There were 600 gambling messages during two hours of Sky Sports News. During a single two-hour segment of Sky Sports News, 600 gambling messages were shown. This accentuates the prevalence of gambling marketing beyond live sports broadcast, further contributing to the saturation of gambling marketing in the general media landscape.
The study identified 1,902 gambling ads on social media over the Premier League weekend, which generated 34 million impressions (the number of times an ad has been seen). This data highlights the substantial influence and effectiveness of social media as a platform for gambling advertising – with social media emerging as a key channel for gambling marketing, amplifying its reach and impact.
Dr Raffaello Rossi said: “Self-regulation of the gambling industry is completely failing. The gambling industry’s primary goal is profit, not public welfare. So, of course they will not implement measures that actually reduce gambling and their profits. This is why the UK Government has to fulfil its duty and start protecting people from predatory and excessive gambling marketing.
“Other countries such as Italy, Spain, Poland, Netherlands and Belgium have all started to introduce harsh restrictions and even bans on gambling marketing. It is unbelievable that the White Paper has completely ignored this, and the government is very little to project people from excessive gambling marketing.”
In 2022 the University of Bristol launched the Bristol Hub for Gambling Harms Research to lead pioneering multidisciplinary research into the wide-reaching effects of gambling harms.
The independent hub, funded by a grant of £4 million from GambleAware, facilitates world-leading research to improve understanding of gambling harm as a growing public health issue which needs greater scrutiny and regulation.
Co-lead researcher Dr Jamie Wheaton, Research Associate at the Bristol Hub for Gambling Harms Research, added: “Whilst policies like the whistle-to-whistle and front-of-shirt sponsorship bans are steps in the right direction, they’ve been repeatedly shown to be ineffective. We urgently need comprehensive legislation to regulate gambling messages during matches and beyond, including hoardings, shirts, radio, and social media.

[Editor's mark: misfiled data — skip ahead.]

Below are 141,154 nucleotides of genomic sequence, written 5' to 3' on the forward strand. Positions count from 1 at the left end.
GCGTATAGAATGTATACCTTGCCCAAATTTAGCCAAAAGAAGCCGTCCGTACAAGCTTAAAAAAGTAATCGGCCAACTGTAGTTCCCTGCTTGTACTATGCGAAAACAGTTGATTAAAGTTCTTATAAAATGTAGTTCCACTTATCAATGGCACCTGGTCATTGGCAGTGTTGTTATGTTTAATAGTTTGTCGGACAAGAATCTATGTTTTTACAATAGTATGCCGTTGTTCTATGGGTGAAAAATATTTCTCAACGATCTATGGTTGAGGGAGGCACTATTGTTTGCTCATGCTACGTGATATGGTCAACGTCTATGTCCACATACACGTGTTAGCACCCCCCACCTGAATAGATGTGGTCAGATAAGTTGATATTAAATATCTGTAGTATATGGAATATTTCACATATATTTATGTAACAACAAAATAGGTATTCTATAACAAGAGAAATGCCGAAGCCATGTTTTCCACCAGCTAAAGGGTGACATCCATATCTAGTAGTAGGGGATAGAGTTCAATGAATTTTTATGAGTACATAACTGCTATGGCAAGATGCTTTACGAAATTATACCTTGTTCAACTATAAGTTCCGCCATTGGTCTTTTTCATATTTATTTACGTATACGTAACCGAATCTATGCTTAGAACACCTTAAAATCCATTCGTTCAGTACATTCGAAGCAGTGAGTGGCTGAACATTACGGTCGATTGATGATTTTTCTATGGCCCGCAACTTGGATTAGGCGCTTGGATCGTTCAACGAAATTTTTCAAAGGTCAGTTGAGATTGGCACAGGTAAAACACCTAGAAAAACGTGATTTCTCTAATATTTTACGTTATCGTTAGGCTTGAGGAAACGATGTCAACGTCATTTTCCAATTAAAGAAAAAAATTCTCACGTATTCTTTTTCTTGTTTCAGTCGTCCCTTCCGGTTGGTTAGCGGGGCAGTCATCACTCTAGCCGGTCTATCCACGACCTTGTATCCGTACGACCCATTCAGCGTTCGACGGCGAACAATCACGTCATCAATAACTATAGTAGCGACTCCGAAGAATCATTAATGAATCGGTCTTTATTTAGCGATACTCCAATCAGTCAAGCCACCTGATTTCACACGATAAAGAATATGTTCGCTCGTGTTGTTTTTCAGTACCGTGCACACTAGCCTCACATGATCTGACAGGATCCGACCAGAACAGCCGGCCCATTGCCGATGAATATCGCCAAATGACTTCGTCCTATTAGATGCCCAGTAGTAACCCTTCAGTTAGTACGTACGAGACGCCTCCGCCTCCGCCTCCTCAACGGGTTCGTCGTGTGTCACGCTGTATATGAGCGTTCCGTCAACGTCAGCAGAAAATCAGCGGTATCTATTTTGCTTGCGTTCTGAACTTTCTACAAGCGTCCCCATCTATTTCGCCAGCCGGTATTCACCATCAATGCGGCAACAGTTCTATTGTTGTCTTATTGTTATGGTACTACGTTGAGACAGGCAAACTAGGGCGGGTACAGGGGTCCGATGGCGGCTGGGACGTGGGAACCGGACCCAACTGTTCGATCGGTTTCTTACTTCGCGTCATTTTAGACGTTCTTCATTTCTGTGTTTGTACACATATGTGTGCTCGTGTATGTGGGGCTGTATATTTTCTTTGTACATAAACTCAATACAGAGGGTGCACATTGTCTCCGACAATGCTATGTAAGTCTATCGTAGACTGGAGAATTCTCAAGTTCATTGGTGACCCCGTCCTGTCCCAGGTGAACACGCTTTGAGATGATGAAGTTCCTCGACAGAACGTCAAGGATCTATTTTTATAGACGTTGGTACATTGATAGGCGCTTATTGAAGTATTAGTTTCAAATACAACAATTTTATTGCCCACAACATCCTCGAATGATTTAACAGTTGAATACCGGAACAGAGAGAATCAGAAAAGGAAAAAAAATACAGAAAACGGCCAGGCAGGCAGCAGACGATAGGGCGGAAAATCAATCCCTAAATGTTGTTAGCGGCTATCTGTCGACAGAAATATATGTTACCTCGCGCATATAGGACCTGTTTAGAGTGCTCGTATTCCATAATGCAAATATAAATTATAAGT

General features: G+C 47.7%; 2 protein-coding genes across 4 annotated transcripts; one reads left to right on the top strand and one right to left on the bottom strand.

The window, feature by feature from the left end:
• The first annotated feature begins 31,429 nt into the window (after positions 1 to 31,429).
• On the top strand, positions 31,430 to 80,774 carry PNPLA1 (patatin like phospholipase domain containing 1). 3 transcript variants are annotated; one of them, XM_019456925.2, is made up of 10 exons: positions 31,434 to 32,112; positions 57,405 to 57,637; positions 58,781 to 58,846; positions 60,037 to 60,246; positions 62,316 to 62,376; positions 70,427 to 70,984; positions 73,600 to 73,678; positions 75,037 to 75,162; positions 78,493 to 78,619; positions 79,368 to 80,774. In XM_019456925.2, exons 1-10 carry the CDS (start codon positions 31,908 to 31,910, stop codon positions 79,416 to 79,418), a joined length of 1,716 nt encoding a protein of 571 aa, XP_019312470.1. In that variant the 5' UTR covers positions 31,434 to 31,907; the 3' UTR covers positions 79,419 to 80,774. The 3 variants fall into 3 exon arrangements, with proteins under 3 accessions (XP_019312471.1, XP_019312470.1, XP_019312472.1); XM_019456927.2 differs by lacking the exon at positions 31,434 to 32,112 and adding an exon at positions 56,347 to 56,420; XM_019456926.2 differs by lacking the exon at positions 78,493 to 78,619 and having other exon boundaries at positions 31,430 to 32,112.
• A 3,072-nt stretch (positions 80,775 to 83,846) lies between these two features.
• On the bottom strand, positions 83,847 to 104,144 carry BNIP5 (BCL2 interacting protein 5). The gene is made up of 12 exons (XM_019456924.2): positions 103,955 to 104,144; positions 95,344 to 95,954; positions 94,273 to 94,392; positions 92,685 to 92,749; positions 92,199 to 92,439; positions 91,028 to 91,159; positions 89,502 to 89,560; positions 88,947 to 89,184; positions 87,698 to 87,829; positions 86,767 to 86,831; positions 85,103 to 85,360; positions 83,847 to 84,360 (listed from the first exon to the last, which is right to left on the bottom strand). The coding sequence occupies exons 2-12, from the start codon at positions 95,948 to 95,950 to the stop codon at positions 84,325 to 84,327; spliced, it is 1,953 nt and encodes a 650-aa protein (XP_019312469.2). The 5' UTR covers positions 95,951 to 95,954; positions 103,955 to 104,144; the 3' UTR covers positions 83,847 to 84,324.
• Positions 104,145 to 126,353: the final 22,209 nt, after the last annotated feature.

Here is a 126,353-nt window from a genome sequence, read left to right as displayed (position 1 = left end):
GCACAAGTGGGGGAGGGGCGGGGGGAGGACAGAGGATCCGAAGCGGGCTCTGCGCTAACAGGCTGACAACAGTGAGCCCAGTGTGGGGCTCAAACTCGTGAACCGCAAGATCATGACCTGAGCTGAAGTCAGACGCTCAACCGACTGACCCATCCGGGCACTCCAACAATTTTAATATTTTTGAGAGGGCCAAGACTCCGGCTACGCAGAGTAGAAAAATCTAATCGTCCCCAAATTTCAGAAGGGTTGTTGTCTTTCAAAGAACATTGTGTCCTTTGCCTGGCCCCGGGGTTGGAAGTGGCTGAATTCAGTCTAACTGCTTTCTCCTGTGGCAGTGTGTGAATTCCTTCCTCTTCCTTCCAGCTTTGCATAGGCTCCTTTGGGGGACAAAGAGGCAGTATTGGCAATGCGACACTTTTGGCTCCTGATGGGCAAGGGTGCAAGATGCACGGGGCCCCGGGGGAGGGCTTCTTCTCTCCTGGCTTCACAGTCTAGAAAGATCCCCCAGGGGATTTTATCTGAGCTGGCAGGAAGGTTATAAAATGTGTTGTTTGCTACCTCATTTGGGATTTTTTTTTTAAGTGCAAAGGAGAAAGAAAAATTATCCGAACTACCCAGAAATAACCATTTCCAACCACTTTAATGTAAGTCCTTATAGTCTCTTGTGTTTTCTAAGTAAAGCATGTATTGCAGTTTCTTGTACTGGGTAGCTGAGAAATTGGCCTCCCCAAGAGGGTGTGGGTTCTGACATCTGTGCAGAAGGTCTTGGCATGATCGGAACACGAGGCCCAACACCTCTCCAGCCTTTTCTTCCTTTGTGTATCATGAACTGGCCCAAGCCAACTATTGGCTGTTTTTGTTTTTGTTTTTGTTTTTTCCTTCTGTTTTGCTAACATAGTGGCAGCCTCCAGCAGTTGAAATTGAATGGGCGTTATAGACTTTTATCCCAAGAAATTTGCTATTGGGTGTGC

“We believe the whistle-to-whistle ban needs to include all forms of marketing: on hoardings, shirts, and ad breaks, including TV, radio and online. Other countries have already started to ban gambling marketing from sports – we need to follow their lead.”
Alexia Clifford, GambleAware Chief Communications Officer, said: “Gambling content marketing is almost four times more appealing to children and young people than adults. We also know that young people’s exposure to gambling advertising is associated with a greater risk of gambling harms. The Premier League’s decision to ban gambling companies from front of shirts from 2026 is welcome, but it does not go far enough.
“The Government’s recently published Gambling White Paper is a missed opportunity to strengthen regulation around gambling advertising, marketing and sponsorship in sport, and to protect children.
“If you’re worried about how gambling makes you feel, GambleAware can help. For free and confidential advice, tools and support, search GambleAware or contact the National Gambling Helpline, available 24/7, on 0808 8020 133.”
This research, conducted in partnership with 5 News, will air in a special report on Tuesday 19 September at 5pm on Channel 5, available after broadcast here: https://www.youtube.com/@5NewsUK/videos
Notes to editors
Drs Raffaello Rossi and Jamie Wheaton are available for interview. Please contact Victoria Tagg, Media & PR Manager (Research), University of Bristol: [email protected]